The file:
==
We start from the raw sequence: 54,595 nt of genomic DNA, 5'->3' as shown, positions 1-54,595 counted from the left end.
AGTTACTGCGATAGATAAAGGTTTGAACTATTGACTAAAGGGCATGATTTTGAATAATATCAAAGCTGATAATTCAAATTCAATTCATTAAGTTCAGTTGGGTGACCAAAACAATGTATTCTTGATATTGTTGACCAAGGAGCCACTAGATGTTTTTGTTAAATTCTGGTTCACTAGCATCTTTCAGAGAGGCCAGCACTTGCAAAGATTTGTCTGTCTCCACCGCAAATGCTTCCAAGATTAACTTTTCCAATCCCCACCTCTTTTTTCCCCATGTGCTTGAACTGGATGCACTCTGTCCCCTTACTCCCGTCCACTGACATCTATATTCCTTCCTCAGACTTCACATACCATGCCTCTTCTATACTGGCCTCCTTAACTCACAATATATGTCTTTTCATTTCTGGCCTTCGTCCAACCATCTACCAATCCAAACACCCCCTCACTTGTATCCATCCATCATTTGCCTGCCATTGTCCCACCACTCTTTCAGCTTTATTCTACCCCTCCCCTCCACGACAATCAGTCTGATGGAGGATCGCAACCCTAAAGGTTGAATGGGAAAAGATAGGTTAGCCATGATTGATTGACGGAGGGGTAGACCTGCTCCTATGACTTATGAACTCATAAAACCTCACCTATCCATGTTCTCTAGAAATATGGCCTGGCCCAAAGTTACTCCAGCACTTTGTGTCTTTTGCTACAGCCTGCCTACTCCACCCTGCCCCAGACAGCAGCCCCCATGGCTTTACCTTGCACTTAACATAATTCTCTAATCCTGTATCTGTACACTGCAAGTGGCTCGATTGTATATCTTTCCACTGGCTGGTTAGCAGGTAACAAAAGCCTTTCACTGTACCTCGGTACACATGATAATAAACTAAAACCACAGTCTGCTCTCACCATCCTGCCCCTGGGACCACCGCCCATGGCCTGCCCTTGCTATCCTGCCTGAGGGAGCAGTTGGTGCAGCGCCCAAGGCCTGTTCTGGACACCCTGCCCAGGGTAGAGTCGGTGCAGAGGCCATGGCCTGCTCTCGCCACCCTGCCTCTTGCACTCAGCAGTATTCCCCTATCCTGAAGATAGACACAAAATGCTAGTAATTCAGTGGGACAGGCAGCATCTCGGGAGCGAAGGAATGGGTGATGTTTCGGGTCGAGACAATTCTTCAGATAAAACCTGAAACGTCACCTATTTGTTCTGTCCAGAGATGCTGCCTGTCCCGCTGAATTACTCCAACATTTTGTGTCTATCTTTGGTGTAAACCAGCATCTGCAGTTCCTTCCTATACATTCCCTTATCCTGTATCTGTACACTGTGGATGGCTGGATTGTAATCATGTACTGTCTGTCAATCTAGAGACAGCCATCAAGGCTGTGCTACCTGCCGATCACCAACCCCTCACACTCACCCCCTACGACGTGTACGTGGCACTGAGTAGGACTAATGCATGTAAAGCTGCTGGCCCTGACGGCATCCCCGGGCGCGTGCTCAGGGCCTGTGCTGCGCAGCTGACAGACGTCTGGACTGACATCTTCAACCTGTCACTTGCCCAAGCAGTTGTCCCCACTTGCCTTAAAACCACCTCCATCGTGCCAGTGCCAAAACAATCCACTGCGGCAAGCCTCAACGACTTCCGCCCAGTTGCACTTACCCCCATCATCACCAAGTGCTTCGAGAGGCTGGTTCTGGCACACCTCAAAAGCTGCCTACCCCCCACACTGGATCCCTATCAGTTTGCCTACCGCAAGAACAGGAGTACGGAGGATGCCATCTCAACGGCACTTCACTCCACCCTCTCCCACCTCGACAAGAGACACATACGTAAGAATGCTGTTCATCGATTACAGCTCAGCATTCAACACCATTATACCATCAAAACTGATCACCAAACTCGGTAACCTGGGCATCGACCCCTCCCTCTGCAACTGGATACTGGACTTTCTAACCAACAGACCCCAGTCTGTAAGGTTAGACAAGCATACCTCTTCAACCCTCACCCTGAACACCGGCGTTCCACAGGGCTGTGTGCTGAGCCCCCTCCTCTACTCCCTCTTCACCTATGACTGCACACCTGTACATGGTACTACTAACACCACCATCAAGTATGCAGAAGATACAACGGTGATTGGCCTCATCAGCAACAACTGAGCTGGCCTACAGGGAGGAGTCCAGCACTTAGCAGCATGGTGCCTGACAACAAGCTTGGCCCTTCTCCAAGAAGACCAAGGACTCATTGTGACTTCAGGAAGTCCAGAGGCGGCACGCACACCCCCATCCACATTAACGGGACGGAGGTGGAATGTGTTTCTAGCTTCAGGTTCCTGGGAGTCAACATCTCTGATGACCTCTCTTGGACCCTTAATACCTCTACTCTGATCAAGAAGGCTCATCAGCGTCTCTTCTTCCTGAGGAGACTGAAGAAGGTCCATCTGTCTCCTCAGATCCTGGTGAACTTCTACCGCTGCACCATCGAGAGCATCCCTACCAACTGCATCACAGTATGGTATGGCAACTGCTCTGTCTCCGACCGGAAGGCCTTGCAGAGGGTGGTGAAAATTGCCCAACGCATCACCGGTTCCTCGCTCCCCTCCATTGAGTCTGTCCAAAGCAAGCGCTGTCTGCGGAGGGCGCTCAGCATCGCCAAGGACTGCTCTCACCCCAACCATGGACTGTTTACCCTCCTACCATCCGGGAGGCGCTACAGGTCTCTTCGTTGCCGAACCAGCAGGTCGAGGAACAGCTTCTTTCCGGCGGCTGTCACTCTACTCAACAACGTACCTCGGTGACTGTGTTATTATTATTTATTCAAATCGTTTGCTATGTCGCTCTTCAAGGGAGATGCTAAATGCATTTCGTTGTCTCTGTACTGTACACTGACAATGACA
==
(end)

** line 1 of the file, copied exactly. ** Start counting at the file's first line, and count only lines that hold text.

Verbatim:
We start from the raw sequence: 54,595 nt of genomic DNA, 5'->3' as shown, positions 1-54,595 counted from the left end.